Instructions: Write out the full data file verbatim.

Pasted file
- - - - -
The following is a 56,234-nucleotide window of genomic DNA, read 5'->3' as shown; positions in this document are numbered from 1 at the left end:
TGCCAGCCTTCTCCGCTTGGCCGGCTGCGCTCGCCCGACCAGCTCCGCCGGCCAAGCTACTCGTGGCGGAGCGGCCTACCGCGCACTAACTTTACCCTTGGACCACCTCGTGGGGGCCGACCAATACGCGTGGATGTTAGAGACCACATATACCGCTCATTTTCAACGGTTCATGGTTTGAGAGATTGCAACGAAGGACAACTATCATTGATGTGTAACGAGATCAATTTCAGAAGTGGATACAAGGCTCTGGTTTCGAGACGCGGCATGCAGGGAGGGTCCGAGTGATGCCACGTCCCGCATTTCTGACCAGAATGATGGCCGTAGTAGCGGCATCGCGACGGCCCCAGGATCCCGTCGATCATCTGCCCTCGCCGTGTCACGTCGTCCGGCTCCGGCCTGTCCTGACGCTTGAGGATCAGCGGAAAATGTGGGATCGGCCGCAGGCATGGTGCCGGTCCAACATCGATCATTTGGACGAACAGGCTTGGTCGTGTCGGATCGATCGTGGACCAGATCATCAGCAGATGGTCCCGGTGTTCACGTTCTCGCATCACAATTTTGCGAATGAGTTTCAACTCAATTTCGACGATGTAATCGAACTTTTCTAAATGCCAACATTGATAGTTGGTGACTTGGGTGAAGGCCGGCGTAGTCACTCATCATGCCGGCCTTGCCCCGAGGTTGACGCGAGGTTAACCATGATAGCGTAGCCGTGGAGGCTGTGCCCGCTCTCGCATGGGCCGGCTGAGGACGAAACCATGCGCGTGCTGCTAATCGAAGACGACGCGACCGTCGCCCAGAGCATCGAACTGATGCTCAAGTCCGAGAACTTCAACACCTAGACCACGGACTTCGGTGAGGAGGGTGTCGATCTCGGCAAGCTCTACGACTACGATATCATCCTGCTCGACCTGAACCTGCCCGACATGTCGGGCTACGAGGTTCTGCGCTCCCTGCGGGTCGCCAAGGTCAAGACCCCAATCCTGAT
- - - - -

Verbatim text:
The following is a 56,234-nucleotide window of genomic DNA, read 5'->3' as shown; positions in this document are numbered from 1 at the left end:
TGCCAGCCTTCTCCGCTTGGCCGGCTGCGCTCGCCCGACCAGCTCCGCCGGCCAAGCTACTCGTGGCGGAGCGGCCTACCGCGCACTAACTTTACCCTTGGACCACCTCGTGGGGGCCGACCAATACGCGTGGATGTTAGAGACCACATATACCGCTCATTTTCAACGGTTCATGGTTTGAGAGATTGCAACGAAGGACAACTATCATTGATGTGTAACGAGATCAATTTCAGAAGTGGATACAAGGCTCTGGTTTCGAGACGCGGCATGCAGGGAGGGTCCGAGTGATGCCACGTCCCGCATTTCTGACCAGAATGATGGCCGTAGTAGCGGCATCGCGACGGCCCCAGGATCCCGTCGATCATCTGCCCTCGCCGTGTCACGTCGTCCGGCTCCGGCCTGTCCTGACGCTTGAGGATCAGCGGAAAATGTGGGATCGGCCGCAGGCATGGTGCCGGTCCAACATCGATCATTTGGACGAACAGGCTTGGTCGTGTCGGATCGATCGTGGACCAGATCATCAGCAGATGGTCCCGGTGTTCACGTTCTCGCATCACAATTTTGCGAATGAGTTTCAACTCAATTTCGACGATGTAATCGAACTTTTCTAAATGCCAACATTGATAGTTGGTGACTTGGGTGAAGGCCGGCGTAGTCACTCATCATGCCGGCCTTGCCCCGAGGTTGACGCGAGGTTAACCATGATAGCGTAGCCGTGGAGGCTGTGCCCGCTCTCGCATGGGCCGGCTGAGGACGAAACCATGCGCGTGCTGCTAATCGAAGACGACGCGACCGTCGCCCAGAGCATCGAACTGATGCTCAAGTCCGAGAACTTCAACACCTAGACCACGGACTTCGGTGAGGAGGGTGTCGATCTCGGCAAGCTCTACGACTACGATATCATCCTGCTCGACCTGAACCTGCCCGACATGTCGGGCTACGAGGTTCTGCGCTCCCTGCGGGTCGCCAAGGTCAAGACCCCAATCCTGAT